Catching up on Oscar-nominated films: A crash course

(ROBYN BECK/AFP/Getty Images)

Written by Michael O’Sullivan

What do you mean you still haven’t seen “Gravity”? That chestnut came out all the way back on Oct. 4, heralding what has been a bumper crop of great fall movies.

The fruits of the cinematic harvest are apparent in this year’s best picture competition at the Academy Awards, in which Alfonso Cuarón’s visually stunning and emotionally thrilling space drama is locked, according to many Oscar prognosticators, in a tight race with “American Hustle” and “12 Years a Slave.” These three films have dominated awards season, with a total of 29 Oscar nominations among them, as well as best picture wins in other contests.

But the rest of the category is strong too, with almost every other best picture nominee earning a rating of 3 1 / 2 stars or better from Post critic Ann Hornaday. And this in a year in which a whopping two dozen films garnered four-star reviews here. Of the nine best picture contenders, only Martin Scorsese’s “The Wolf of Wall Street” received anything less than a rave.

That four-star movie list also includes a handful of titles that earned Oscar nominations in categories other than best picture: “All is Lost” (sound editing); “Inside Llewyn Davis” (cinematography and sound mixing); and “The Act of Killing” and “The Square” (both documentaries). All of which means that 2013, despite some dry spells, was a good year to visit the multiplex.

If you’re one of those obsessives who make a point of taking in as many Academy Award-nominated films as possible, chances are you’ve already seen several of the aforementioned movies. But over the past few years, it’s been getting harder and harder to keep up. Beginning in 2010, the Academy of Motion Picture Arts and Sciences reverted to its pre-1945 practice of accepting up to 10 nominees in the top prize category instead of the more familiar five.

Fortunately, all nine of the best picture candidates remain in theaters, with a handful already available on demand and on DVD. This means that between now and March 2, when the awards show airs on ABC, it’ll be pretty easy to catch up on what you’ve missed. One way to do it is in one fell swoop.

Select theaters in the AMC movie chain are offering two dedicated best picture showcases. On Saturday at noon, you can watch back-to-back screenings of “Philomena,” “Dallas Buyers Club,” “The Wolf of Wall Street” and “12 Years a Slave.” On March 1 at noon, the lineup features “Nebraska,” “Captain Phillips,” “Her,” “American Hustle” and “Gravity.” True diehards can even slog through all nine best picture nominees in a single sitting. Beginning at 10 a.m. March 1, the chain’s Georgetown multiplex will host a marathon viewing session that begins at 10 a.m. and lets out, nearly 24 hours later, on the morning of March 2.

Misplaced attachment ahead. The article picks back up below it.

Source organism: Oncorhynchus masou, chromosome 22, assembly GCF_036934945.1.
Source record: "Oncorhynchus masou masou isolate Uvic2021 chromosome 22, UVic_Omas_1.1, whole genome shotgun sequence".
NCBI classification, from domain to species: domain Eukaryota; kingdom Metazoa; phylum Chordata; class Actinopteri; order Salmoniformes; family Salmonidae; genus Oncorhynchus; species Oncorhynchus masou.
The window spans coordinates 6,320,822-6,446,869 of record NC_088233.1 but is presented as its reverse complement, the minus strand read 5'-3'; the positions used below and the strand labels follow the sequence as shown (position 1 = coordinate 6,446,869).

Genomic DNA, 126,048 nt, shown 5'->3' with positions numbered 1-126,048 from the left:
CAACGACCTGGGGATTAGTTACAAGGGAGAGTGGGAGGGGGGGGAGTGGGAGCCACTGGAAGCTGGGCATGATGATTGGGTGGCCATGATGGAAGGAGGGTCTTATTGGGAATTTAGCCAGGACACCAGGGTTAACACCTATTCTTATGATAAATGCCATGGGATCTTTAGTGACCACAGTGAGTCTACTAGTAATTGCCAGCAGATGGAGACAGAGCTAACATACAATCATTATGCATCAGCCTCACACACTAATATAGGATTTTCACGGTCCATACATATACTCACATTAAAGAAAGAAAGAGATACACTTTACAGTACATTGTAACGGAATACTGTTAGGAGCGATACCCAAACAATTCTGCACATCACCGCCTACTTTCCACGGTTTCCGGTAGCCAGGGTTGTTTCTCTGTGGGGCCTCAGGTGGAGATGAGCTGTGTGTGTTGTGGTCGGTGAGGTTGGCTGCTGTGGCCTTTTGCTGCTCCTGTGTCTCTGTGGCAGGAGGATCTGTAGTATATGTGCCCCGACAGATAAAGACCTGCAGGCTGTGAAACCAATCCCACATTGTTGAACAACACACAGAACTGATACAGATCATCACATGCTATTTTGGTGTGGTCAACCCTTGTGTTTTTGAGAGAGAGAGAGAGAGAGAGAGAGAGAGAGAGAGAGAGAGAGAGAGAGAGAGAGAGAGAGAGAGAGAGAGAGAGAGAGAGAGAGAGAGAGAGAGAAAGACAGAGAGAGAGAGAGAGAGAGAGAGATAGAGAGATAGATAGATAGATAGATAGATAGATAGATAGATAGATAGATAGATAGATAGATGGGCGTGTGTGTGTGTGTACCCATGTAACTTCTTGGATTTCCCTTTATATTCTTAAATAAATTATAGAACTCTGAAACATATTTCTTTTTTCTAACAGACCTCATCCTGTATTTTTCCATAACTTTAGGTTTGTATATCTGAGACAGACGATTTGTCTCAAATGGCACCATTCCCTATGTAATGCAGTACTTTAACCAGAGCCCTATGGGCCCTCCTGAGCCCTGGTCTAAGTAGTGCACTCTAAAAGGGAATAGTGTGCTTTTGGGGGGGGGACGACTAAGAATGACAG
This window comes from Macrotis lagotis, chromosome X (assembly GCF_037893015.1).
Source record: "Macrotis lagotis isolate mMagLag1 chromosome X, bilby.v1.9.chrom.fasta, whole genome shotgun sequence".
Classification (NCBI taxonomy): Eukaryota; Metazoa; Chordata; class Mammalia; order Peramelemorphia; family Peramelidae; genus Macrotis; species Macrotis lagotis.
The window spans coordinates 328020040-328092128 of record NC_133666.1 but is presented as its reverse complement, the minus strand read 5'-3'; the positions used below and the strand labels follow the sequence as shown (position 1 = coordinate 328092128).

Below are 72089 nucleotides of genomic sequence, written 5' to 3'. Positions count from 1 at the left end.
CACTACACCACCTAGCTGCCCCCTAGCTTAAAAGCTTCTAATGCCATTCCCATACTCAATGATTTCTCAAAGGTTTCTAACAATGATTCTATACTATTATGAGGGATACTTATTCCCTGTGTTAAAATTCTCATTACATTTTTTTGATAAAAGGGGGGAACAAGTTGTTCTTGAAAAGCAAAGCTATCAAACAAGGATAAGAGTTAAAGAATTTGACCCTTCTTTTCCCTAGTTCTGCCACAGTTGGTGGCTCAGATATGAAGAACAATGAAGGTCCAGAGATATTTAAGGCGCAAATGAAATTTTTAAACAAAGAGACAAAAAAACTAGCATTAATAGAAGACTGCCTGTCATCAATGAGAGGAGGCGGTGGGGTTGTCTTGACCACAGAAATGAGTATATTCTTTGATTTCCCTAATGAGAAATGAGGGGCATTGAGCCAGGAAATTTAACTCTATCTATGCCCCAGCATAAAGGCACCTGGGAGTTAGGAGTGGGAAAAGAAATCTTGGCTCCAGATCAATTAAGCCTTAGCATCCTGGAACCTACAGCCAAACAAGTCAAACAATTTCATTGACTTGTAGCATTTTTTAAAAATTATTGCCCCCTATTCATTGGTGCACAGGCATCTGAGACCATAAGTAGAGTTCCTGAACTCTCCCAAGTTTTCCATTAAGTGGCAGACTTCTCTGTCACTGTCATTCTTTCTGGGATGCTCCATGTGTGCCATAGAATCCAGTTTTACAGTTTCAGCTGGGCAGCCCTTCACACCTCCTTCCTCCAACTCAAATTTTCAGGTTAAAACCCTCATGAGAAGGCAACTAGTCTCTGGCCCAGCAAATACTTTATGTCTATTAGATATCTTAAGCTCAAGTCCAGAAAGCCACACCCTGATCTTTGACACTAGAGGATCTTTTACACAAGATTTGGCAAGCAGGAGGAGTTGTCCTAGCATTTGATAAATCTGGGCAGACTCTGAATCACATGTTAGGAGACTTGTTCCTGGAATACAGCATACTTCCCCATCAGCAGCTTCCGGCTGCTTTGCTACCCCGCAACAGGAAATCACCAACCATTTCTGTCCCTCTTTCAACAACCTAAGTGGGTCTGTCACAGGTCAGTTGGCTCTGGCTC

That leaves you plenty of time to go home, rest up, shower and change into your formal attire for that night’s big Oscar viewing party. One word of warning: By that point, the nine nominees may have coalesced into something of a sludgy blur in your brain.

So why invest the time and money? If you sat through all 43 nominated feature films — which is a lot more doable than it looks — you’ll be out hundreds of dollars and lose untold hours of your life. And that’s not counting the shorts.

Sure, watching movies can be hugely entertaining, moving and even educational, especially when the films are as good as they are this year. But there’s something about the shared excitement of the Oscars that sharpens the common experience of sitting in a dark room with strangers, not only when it comes to watching the high-profile films, but for the more obscure ones, too.

One person who knows that feeling well is Pamela Nash. Since 2012, the 46-year-old federal worker has been a regular attendee at the National Archives’ screenings of the Oscar-nominated live action shorts, a category that, admittedly, few people care about as much as best picture.

Clearly, though, some people do. Every year since 2005, the Archives has hosted free screenings of Oscar-nominated shorts in all three categories — live action, animated and documentary — along with the five documentary feature nominees. And every year they sell out. Nash, an amateur filmmaker, says she watches the live action shorts in order to hone her own craft, which she has plied for the past eight years under the auspices of the 48 Hour Film Project, an annual competition in which filmmaking teams race to complete a short film in a single weekend.

Learning how to make better movies is one reason Nash attends the Oscar shorts showcase, but it’s certainly not the only one. She also speaks, almost reverentially, of the “film community,” that fellowship of cinematic true believers whose passion about movies — whether they make them or just watch them — is most evident at this time of year. From the AFI Docs film festival to the city’s numerous other niche festivals, Washington has become a cinema-crazed community.